World leaders will hold a closed climate summit at the UN

Pollution in Shanxi, China.

Kevin Frayer / Getty Images

  • World leaders will hold a closed meeting to discuss climate change.
  • It comes when the big climate summit COP26 will be held soon.
  • It is not yet clear how many countries will attend the meeting with closed doors.

UN Secretary-General Antonio Guterres and British Prime Minister Boris Johnson will host a closed-door meeting with world leaders at the General Assembly’s sideline in New York on Monday to increase climate commitment.

The round table comes less than six weeks before a major UN climate summit, COP26, in Glasgow, which aims to ensure that the world meets its goal of keeping the centenary warming to 1.5 degrees Celsius.

A senior UN official said on Wednesday that leaders had held climate talks at the G7 and G20 over the past two years, but there had been no forum for leading economies to talk to the hardest-hit countries.

Asked why the meeting was closed, he said: “It is in no way intended to be a meeting in the shadows,” but a way to facilitate frank dialogue “rather than prepared statements or return to established positions.”


The meeting will include leaders from the G20, as well as developing and small island nations, and will be both personal and virtual.

It is not yet known who or how many will participate, including deciding whether the leaders of the world’s two main polluters – Chinese President Xi Jinping and his US counterpart Joe Biden – will participate.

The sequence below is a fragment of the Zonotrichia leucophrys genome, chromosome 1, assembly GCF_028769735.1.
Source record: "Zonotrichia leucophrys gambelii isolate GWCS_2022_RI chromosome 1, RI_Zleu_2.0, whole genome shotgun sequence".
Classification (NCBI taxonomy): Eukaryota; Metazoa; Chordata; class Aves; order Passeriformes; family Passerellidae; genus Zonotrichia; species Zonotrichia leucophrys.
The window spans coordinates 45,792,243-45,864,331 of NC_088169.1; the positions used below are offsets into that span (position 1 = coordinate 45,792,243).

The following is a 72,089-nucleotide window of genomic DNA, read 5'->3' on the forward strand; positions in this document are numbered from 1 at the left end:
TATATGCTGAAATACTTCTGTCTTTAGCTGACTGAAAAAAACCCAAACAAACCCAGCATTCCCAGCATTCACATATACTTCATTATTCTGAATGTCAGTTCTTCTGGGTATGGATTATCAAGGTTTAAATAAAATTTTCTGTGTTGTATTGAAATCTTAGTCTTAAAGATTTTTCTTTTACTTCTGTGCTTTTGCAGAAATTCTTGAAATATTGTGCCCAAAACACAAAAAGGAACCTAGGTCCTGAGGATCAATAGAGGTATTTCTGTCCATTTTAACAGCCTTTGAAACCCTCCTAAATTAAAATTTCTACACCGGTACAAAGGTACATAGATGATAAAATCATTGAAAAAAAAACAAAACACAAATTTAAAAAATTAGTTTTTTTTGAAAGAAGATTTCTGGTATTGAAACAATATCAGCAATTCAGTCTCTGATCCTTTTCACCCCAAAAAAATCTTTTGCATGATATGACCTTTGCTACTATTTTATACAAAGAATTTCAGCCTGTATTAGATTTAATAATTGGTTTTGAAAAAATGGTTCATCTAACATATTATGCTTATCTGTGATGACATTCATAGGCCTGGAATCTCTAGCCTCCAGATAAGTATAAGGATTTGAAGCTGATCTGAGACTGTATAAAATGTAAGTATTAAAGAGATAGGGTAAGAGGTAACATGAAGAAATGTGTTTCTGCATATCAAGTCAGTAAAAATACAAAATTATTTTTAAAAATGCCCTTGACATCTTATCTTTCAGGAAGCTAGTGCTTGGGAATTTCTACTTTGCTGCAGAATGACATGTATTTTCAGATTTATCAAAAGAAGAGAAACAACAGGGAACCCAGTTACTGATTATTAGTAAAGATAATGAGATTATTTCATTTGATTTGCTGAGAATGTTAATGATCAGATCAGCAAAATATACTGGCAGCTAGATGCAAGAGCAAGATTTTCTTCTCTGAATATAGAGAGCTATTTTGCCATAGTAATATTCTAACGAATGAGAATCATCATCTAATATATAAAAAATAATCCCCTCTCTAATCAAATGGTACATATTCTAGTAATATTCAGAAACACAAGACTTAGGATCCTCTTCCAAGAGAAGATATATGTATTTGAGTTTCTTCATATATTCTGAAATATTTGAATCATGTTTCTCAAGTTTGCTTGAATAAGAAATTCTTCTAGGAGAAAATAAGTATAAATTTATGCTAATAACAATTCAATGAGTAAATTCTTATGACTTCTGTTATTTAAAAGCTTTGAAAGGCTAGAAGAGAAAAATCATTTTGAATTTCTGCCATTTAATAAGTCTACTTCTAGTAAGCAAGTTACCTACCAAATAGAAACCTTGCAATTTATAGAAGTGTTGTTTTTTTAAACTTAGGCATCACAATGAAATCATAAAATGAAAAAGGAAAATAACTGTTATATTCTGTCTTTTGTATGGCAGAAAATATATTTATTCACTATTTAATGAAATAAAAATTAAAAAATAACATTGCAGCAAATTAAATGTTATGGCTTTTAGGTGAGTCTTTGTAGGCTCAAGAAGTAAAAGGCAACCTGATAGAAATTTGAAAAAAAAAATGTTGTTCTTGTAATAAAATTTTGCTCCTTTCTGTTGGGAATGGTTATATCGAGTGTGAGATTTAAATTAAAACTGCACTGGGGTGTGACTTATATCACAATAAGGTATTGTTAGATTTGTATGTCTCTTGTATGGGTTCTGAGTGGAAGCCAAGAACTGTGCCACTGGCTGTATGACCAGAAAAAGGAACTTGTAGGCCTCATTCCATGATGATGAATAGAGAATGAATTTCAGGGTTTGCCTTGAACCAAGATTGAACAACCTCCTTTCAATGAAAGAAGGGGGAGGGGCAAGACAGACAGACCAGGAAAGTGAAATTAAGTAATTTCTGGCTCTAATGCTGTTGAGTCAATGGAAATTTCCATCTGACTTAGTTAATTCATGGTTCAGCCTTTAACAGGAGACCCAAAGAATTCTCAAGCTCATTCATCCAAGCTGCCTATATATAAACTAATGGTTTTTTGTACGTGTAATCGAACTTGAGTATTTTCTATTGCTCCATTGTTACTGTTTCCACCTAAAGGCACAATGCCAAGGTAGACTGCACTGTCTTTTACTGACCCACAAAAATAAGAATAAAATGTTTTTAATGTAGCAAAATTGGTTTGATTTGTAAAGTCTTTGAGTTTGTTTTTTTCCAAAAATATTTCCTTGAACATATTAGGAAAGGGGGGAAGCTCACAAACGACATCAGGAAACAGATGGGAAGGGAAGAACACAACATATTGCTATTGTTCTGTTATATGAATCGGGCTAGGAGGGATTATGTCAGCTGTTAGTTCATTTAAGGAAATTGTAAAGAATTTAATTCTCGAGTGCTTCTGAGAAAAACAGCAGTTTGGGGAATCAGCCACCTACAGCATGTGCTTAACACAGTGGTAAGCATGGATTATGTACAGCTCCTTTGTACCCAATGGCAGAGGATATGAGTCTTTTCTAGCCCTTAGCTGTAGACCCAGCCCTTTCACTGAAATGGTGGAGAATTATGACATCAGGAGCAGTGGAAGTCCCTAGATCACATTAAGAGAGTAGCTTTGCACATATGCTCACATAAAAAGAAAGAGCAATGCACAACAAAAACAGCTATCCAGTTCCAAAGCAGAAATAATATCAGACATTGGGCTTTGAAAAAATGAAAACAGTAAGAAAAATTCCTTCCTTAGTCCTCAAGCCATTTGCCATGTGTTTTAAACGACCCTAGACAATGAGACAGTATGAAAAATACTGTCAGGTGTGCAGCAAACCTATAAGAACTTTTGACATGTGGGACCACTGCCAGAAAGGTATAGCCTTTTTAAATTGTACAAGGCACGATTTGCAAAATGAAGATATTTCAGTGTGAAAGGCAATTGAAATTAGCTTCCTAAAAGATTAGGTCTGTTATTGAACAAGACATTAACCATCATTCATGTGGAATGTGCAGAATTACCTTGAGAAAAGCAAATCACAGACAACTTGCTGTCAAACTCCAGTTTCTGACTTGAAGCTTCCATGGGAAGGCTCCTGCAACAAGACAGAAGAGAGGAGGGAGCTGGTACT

Guterres has set three climate priorities. Firstly, the UN is asking countries to strengthen their commitments to reach zero emissions by 2050 under the Paris Agreement in 2015. Secondly, they want developed countries to fulfill a promise to raise a $ 100 billion climate fund.

Thirdly, they want a “significant breakthrough” in the financing of adaptation projects for hard-hit countries, to protect them against events such as droughts, floods and sea level rises. The UN wants adaptation funding to account for 50 percent of all climate funding.

The meeting comes as a new report from the World Resources Institute and Climate Analytic published on Thursday showed that the world is warming by 2.1 degrees Celsius at the end of the century under the countries’ current reduction commitments.

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